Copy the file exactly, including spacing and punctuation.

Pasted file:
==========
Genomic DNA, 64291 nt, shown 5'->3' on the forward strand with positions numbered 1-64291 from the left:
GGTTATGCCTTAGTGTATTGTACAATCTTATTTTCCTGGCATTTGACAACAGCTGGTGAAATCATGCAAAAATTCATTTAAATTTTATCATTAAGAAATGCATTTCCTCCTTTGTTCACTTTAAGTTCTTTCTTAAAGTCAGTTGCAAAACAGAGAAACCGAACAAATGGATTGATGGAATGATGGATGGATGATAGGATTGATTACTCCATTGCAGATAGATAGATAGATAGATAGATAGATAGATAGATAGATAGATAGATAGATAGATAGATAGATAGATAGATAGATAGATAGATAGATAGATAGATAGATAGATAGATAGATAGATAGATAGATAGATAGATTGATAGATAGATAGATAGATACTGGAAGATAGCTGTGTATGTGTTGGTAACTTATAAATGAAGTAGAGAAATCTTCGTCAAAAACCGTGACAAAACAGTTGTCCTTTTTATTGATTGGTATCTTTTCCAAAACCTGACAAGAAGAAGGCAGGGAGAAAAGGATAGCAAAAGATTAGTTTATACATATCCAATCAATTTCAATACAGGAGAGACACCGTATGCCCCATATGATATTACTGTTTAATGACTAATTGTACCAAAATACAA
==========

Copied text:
Genomic DNA, 64291 nt, shown 5'->3' on the forward strand with positions numbered 1-64291 from the left:
GGTTATGCCTTAGTGTATTGTACAATCTTATTTTCCTGGCATTTGACAACAGCTGGTGAAATCATGCAAAAATTCATTTAAATTTTATCATTAAGAAATGCATTTCCTCCTTTGTTCACTTTAAGTTCTTTCTTAAAGTCAGTTGCAAAACAGAGAAACCGAACAAATGGATTGATGGAATGATGGATGGATGATAGGATTGATTACTCCATTGCAGATAGATAGATAGATAGATAGATAGATAGATAGATAGATAGATAGATAGATAGATAGATAGATAGATAGATAGATAGATAGATAGATAGATAGATAGATAGATAGATAGATAGATAGATAGATAGATAGATTGATAGATAGATAGATAGATACTGGAAGATAGCTGTGTATGTGTTGGTAACTTATAAATGAAGTAGAGAAATCTTCGTCAAAAACCGTGACAAAACAGTTGTCCTTTTTATTGATTGGTATCTTTTCCAAAACCTGACAAGAAGAAGGCAGGGAGAAAAGGATAGCAAAAGATTAGTTTATACATATCCAATCAATTTCAATACAGGAGAGACACCGTATGCCCCATATGATATTACTGTTTAATGACTAATTGTACCAAAATACAA